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Thursday, July 12, 2018

More Picketers At Owen Sound Health Team

Owen Sound | by Matt Hermiz  

Picket lines outside the Owen Sound Family Health Team building had an increased presence Wednesday.

Picket lines outside the Owen Sound Family Health Team building had an increased presence Wednesday.

Some 30 striking clerical, custodial and nursing workers of Ontario Public Service Employees Union Local 276 were joined by other local unions and staff from the OPSEU head office on the sidewalks and public property adjacent to the Family Health Team building.

Picketers continuously paced the sidewalk near the parking lot entrance to the Family Health Team building, causing vehicles entering and exiting to be held up.

Last week, lawyers representing the Owen Sound Family Health Organization (OSFHO) threatened to file an injunction for actions restricting traffic flow, saying it violates a strike protocol agreement.

OPSEU's first vice-president and treasurer Eduardo Almeida was among those joining striking Owen Sound staff on the picket lines today, and says he knows of no injunction.

"When Toronto lawyers come into communities like this, people should start asking themselves questions," Almeida says. "You have to go and spend these tens of thousands of dollars ... they should have taken that money and spent it on the people that actually live and work in this community."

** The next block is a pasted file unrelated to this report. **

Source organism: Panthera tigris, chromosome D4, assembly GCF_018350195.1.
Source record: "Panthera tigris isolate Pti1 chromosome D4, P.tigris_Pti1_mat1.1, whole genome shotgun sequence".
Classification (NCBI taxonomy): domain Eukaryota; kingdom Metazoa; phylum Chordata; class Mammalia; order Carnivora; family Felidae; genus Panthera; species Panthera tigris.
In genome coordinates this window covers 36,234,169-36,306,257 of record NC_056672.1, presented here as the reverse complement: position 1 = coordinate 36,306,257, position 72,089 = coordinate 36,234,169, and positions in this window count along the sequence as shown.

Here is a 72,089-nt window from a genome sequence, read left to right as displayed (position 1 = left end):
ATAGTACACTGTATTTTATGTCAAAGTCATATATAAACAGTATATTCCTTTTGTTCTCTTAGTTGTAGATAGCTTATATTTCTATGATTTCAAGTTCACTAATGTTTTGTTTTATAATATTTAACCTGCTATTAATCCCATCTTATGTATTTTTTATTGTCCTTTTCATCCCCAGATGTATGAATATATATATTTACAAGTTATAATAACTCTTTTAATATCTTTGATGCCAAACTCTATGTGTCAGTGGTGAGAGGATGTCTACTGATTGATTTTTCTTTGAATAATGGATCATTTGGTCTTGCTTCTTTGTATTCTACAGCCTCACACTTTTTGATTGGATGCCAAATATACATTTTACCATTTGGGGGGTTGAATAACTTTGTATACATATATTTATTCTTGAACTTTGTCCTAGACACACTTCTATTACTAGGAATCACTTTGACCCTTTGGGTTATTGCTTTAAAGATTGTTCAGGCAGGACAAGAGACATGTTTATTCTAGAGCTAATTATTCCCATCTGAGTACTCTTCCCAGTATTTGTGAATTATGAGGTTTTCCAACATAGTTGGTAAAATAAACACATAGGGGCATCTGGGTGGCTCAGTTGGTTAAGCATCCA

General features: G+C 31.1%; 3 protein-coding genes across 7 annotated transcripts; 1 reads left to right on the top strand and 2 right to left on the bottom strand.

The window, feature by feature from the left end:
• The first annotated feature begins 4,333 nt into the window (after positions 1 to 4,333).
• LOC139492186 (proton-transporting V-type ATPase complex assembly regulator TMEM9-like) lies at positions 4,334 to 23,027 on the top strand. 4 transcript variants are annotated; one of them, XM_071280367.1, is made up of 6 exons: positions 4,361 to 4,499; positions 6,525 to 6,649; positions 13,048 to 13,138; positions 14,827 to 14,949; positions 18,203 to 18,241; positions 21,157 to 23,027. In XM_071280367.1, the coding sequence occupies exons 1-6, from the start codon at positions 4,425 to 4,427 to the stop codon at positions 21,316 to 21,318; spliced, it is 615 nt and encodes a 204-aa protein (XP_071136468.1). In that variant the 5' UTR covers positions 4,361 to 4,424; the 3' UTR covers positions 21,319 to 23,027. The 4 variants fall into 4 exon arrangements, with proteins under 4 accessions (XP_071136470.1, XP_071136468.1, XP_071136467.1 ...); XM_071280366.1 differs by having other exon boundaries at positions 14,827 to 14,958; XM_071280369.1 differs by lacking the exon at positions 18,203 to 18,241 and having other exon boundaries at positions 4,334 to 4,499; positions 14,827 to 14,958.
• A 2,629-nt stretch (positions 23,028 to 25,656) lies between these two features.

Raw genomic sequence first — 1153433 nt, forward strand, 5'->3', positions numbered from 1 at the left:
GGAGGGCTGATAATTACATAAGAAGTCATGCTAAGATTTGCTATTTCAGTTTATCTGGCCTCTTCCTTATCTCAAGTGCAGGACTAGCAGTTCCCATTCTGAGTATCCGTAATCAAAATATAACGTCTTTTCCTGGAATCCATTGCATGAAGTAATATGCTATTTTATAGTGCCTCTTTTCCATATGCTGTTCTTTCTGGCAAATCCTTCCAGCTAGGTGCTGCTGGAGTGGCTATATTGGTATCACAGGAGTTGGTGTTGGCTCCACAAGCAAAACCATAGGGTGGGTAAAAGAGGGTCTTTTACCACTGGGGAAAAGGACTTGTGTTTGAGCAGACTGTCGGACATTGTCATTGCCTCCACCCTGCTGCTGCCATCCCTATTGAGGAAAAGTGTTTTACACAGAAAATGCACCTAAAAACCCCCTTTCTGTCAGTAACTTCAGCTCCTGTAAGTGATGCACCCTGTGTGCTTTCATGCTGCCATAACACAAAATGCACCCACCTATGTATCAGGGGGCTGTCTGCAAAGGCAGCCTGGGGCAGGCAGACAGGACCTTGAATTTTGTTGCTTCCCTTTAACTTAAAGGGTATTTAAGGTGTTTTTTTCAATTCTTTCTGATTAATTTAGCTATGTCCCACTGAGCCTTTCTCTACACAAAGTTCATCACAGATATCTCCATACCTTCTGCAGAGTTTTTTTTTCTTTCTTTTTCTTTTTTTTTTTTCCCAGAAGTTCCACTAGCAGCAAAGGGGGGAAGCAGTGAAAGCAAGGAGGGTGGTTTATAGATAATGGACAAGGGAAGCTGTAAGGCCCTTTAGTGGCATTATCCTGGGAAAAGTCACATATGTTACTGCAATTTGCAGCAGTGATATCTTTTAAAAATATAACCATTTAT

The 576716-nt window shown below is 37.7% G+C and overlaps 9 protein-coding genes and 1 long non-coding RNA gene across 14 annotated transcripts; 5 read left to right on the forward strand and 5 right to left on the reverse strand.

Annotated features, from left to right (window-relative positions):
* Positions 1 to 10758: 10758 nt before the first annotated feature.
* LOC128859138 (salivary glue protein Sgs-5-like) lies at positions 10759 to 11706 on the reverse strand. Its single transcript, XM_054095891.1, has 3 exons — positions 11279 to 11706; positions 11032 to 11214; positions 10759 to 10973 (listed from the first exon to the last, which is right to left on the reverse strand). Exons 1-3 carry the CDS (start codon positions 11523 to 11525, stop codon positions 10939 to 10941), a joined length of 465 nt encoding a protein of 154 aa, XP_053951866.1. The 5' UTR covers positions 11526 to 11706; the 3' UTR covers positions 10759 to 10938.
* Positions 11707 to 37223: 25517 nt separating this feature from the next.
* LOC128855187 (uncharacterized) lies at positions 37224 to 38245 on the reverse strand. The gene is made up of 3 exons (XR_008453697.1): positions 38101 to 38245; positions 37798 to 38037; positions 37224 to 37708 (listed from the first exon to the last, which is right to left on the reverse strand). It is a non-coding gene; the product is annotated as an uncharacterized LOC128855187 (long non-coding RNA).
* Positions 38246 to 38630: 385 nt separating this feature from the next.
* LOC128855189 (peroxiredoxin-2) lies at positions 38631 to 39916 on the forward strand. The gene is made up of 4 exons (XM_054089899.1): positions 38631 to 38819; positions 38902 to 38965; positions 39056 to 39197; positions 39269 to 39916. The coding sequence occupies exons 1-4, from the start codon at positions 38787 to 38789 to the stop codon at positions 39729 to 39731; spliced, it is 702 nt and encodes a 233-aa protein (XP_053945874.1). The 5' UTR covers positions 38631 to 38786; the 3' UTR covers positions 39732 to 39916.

"This is not something that's new, unions setting up picket lines," continues Almeida. "We've been doing this for years and we know what we're doing. And quite frankly, they should know what they're doing."

In a document supplied to Bayshore Broadcasting News by OSFHO, Almeida was listed as a recipient of the email that threatened an injunction.

A call to the lawyer's office representing OSFHO for comment went unreturned by deadline.

It's been more than seven weeks since unionized workers at the Family Health Team walked off the job on May 22.

There has still been no bargaining talks between the two sides since the strike action began.

Union members rejected a proposal that offered one per cent raises annually -- up to five per cent for some employees -- but reduced the employer's pension contributions.

"All we're asking for is that they hold the line in regards to the treatment of their pension plan and that they're given a fair wage," Almeida says. "The doctors in there are asking for a 15 per cent increase on wages that are substantially greater than what our members make."

"I don't think it's unfair for our members to ask for a slight wage increase and, again, that they have a pension plan."

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